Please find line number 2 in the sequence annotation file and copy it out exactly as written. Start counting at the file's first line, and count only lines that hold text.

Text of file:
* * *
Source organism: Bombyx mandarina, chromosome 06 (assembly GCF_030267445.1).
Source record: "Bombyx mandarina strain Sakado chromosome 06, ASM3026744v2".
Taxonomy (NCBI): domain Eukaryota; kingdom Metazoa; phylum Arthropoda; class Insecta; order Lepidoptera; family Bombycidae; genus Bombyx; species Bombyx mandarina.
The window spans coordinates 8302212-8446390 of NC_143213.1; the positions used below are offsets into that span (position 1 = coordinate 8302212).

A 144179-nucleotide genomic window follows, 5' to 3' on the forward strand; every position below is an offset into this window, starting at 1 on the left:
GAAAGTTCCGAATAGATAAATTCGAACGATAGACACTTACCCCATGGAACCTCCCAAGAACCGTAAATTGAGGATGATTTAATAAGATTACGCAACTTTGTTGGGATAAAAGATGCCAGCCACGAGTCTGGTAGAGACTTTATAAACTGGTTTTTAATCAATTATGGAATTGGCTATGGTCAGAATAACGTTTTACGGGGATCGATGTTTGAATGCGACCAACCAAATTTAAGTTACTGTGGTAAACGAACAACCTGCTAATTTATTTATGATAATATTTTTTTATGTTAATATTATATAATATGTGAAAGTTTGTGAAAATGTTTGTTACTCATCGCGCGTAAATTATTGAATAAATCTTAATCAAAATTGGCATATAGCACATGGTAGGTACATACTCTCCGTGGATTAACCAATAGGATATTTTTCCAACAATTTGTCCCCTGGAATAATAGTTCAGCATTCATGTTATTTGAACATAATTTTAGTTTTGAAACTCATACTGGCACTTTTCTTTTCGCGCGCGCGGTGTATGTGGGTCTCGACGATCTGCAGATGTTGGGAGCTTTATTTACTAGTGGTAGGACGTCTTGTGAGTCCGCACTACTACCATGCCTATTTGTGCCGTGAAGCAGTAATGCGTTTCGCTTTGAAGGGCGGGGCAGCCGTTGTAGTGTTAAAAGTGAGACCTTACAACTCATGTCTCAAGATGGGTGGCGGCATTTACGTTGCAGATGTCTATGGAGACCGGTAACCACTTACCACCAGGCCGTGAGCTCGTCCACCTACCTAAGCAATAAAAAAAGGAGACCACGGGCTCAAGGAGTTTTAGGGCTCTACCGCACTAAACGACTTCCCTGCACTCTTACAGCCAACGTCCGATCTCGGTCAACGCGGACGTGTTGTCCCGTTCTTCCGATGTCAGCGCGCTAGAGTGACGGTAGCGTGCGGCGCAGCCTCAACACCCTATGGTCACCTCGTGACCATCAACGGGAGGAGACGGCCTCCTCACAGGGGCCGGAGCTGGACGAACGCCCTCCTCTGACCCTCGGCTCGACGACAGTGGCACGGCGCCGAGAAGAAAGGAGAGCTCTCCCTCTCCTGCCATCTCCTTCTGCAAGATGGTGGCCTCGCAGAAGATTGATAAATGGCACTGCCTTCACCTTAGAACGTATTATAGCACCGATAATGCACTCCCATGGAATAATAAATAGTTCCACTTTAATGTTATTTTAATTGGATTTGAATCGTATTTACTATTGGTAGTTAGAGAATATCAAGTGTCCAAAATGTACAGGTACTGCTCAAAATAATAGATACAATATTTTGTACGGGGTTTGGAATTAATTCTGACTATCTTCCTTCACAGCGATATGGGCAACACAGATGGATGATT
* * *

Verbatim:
Source record: "Bombyx mandarina strain Sakado chromosome 06, ASM3026744v2".